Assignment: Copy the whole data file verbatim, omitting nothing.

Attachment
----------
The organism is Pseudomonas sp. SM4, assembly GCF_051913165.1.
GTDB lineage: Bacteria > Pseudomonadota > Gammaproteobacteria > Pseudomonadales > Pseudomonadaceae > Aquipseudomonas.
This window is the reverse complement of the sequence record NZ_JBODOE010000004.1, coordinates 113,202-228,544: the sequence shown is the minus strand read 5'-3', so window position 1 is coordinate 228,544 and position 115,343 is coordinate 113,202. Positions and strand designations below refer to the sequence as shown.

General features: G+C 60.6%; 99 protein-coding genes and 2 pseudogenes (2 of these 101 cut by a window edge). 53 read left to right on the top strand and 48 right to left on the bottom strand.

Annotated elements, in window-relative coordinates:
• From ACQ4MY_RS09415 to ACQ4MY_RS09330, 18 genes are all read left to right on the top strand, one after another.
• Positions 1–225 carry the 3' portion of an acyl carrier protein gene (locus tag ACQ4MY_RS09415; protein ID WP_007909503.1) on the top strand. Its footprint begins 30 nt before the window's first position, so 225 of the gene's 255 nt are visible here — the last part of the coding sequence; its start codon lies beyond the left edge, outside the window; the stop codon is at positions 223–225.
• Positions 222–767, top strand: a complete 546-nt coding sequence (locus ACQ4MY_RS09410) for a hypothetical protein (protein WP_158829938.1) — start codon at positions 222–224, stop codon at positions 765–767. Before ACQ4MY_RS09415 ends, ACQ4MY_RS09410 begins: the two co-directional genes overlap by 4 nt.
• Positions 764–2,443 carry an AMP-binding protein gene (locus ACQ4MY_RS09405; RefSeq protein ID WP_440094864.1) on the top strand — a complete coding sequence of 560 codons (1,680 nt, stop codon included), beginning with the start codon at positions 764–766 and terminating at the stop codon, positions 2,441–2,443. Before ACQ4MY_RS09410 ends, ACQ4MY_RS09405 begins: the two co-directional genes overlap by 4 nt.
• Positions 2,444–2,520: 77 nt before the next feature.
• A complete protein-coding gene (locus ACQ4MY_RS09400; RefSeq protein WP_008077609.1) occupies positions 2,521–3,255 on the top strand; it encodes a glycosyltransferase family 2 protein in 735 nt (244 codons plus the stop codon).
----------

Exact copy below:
The organism is Pseudomonas sp. SM4, assembly GCF_051913165.1.
GTDB lineage: Bacteria > Pseudomonadota > Gammaproteobacteria > Pseudomonadales > Pseudomonadaceae > Aquipseudomonas.
This window is the reverse complement of the sequence record NZ_JBODOE010000004.1, coordinates 113,202-228,544: the sequence shown is the minus strand read 5'-3', so window position 1 is coordinate 228,544 and position 115,343 is coordinate 113,202. Positions and strand designations below refer to the sequence as shown.

General features: G+C 60.6%; 99 protein-coding genes and 2 pseudogenes (2 of these 101 cut by a window edge). 53 read left to right on the top strand and 48 right to left on the bottom strand.

Annotated elements, in window-relative coordinates:
• From ACQ4MY_RS09415 to ACQ4MY_RS09330, 18 genes are all read left to right on the top strand, one after another.
• Positions 1–225 carry the 3' portion of an acyl carrier protein gene (locus tag ACQ4MY_RS09415; protein ID WP_007909503.1) on the top strand. Its footprint begins 30 nt before the window's first position, so 225 of the gene's 255 nt are visible here — the last part of the coding sequence; its start codon lies beyond the left edge, outside the window; the stop codon is at positions 223–225.
• Positions 222–767, top strand: a complete 546-nt coding sequence (locus ACQ4MY_RS09410) for a hypothetical protein (protein WP_158829938.1) — start codon at positions 222–224, stop codon at positions 765–767. Before ACQ4MY_RS09415 ends, ACQ4MY_RS09410 begins: the two co-directional genes overlap by 4 nt.
• Positions 764–2,443 carry an AMP-binding protein gene (locus ACQ4MY_RS09405; RefSeq protein ID WP_440094864.1) on the top strand — a complete coding sequence of 560 codons (1,680 nt, stop codon included), beginning with the start codon at positions 764–766 and terminating at the stop codon, positions 2,441–2,443. Before ACQ4MY_RS09410 ends, ACQ4MY_RS09405 begins: the two co-directional genes overlap by 4 nt.
• Positions 2,444–2,520: 77 nt before the next feature.
• A complete protein-coding gene (locus ACQ4MY_RS09400; RefSeq protein WP_008077609.1) occupies positions 2,521–3,255 on the top strand; it encodes a glycosyltransferase family 2 protein in 735 nt (244 codons plus the stop codon).